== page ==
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OXYEVOL: The role of atmospheric oxygen in plant evolution over the past 400 million years

Osmunda Stomata


Key Objectives Funding

How did changes in atmospheric O2 and CO2 concentration influence the timing of key evolutionary innovations and shifts in ecological dominance/success of various plant groups throughout geological time?

Are estimates of atmospheric CO2 rise, following the Carboniferous-Permian glaciations, accurate?

 

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Personnel Collaborators
Caroline Elliott-Kingston
Christiana Evans-Fitzgerald
Amanda Porter 
Charilaos Yiotis

Dr Isabel Montañez, University of California Davis
Dr Tracy Lawson, University of Essex

The evolution of complex organisms over one billion years ago is intimately linked with a rise in atmospheric oxygen levels (O2) over a critical threshold that would support essential metabolic processes. Over the past 500 million years O2 has varied between lows of 10% to highs of 35%, compared with current ambient levels of ~21%.Critical events in animal evolutionary history have been linked with shifts in atmospheric O2 such as the origination and radiation of mammals and selective extinction of many land vertebrate groups, at three of the five great mass extinction boundaries. The potential role of O2 as a driver of plant evolution has been almost completely overlooked, despite evidence from space science which shows that sub-ambient O2 can negatively impact all aspects of plant reproduction, phloem loading and photosynthesis. This project will address this severe gap in our knowledge of the importance of O2 in shaping patterns in plant evolution, by investigating the role of long-term trends in atmospheric O2 on the timing of major reproductive and vegetative innovations in the plant fossil record. This palaeobotanical approach utilizing the plant fossil record will be coupled with a series of highly novel ‘atmospheric miniworld’ experiments where representative plant taxa from all three major reproductive grades will be subjected to the atmospheric O2:CO2 conditions into which they likely originated and diversified. We will address whether tipping points in the ecological dominance of different evolutionary groups of land plants(angiosperms/ gymnosperms/ pteridophytes) were driven by shifts in prevailing atmospheric O2 content. We will achieve these objectives by conducting controlled competition experiments incorporating all three reproductive grades in miniworlds with different atmospheric O2:CO2 ratios.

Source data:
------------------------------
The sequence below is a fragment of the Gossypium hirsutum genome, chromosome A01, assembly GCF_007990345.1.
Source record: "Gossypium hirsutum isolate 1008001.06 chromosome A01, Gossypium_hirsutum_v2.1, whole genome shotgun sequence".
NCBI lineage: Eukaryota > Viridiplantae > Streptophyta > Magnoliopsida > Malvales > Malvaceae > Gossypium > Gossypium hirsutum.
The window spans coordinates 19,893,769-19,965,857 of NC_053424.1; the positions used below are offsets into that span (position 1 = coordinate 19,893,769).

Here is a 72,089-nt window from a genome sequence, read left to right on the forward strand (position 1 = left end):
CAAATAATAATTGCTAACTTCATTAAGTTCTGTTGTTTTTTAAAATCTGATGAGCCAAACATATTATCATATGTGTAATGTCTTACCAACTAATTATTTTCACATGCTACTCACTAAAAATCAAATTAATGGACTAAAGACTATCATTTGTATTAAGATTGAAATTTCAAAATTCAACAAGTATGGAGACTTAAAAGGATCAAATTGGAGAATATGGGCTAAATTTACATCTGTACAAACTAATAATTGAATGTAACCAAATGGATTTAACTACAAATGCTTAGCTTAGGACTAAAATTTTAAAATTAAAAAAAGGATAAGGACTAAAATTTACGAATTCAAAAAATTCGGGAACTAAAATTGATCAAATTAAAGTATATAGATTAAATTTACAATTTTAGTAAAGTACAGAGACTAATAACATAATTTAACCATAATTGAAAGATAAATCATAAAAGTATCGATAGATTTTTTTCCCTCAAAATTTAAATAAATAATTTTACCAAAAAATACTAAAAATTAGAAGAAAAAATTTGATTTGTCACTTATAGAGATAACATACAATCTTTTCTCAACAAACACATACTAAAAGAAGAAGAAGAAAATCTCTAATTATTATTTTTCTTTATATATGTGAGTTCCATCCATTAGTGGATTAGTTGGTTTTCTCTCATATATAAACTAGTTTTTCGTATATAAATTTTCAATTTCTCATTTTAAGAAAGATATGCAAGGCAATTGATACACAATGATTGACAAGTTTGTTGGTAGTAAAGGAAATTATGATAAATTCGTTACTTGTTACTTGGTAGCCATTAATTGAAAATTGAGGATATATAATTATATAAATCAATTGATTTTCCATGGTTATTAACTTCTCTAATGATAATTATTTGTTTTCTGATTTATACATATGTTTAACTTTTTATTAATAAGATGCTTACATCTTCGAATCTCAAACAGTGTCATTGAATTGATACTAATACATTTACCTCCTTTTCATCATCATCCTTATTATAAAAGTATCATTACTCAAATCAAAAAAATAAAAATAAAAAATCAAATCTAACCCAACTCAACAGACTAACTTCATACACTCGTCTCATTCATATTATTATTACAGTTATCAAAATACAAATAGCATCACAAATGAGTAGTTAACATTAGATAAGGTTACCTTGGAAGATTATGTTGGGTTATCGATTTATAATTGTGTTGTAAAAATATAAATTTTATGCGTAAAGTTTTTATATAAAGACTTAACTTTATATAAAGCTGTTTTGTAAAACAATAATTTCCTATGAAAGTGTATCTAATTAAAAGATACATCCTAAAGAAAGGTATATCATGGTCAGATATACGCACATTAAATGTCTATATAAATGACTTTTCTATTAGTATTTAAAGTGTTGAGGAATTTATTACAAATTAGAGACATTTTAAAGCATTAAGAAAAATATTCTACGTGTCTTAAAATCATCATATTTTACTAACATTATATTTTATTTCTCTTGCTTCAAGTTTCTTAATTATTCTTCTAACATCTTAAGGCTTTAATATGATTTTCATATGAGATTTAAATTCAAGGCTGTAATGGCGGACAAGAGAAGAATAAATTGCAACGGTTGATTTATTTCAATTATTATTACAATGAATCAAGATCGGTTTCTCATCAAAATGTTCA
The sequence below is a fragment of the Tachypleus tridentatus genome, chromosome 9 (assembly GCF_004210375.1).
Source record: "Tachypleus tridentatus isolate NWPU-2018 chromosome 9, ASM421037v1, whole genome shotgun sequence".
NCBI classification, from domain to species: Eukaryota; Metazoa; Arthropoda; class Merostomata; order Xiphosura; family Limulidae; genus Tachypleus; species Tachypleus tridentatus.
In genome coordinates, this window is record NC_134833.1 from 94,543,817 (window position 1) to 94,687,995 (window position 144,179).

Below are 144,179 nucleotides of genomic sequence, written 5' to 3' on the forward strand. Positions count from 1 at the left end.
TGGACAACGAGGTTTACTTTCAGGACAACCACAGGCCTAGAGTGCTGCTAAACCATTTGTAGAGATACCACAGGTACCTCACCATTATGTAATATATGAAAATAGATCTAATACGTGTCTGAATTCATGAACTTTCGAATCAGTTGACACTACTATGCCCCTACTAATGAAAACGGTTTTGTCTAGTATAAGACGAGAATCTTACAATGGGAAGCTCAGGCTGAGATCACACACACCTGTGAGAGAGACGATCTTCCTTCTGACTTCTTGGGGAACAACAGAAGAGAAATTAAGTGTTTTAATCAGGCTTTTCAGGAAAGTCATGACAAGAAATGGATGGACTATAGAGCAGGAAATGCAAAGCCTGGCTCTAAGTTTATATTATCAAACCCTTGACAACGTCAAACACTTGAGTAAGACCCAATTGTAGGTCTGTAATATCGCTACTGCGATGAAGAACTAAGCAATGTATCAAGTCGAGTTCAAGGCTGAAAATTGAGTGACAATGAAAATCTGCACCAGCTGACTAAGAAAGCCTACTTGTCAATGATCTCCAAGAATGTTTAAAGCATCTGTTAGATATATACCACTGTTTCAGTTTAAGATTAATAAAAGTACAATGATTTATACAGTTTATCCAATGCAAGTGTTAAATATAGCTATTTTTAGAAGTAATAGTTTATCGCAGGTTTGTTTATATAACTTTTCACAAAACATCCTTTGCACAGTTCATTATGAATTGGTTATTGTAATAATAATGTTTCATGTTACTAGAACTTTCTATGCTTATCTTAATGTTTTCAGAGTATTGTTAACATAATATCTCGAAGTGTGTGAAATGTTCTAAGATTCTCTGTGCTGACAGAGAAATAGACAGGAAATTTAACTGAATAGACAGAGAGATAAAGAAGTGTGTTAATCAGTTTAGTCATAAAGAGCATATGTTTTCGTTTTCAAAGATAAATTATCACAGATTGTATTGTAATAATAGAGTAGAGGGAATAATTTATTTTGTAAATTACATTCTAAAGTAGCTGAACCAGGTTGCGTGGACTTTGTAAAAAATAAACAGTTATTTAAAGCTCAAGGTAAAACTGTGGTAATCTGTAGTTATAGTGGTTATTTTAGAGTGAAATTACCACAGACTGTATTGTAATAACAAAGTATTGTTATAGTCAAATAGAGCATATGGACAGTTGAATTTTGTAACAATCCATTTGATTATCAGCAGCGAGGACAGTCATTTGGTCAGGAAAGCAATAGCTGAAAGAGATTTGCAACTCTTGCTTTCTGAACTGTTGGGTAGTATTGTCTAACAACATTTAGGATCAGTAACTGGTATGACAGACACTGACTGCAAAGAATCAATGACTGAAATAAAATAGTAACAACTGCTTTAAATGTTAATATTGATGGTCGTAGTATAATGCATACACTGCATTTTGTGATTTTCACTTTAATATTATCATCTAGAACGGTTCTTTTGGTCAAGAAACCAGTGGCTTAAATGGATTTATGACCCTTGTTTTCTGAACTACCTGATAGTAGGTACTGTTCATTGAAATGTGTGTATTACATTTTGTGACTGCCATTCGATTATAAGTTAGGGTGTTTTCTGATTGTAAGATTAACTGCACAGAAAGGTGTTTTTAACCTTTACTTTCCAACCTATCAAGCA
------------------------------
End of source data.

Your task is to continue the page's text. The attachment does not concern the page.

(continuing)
UCD Plant Palaeoecology and Palaeobiology Group Updated: July 2013
Professor J.C. McElwain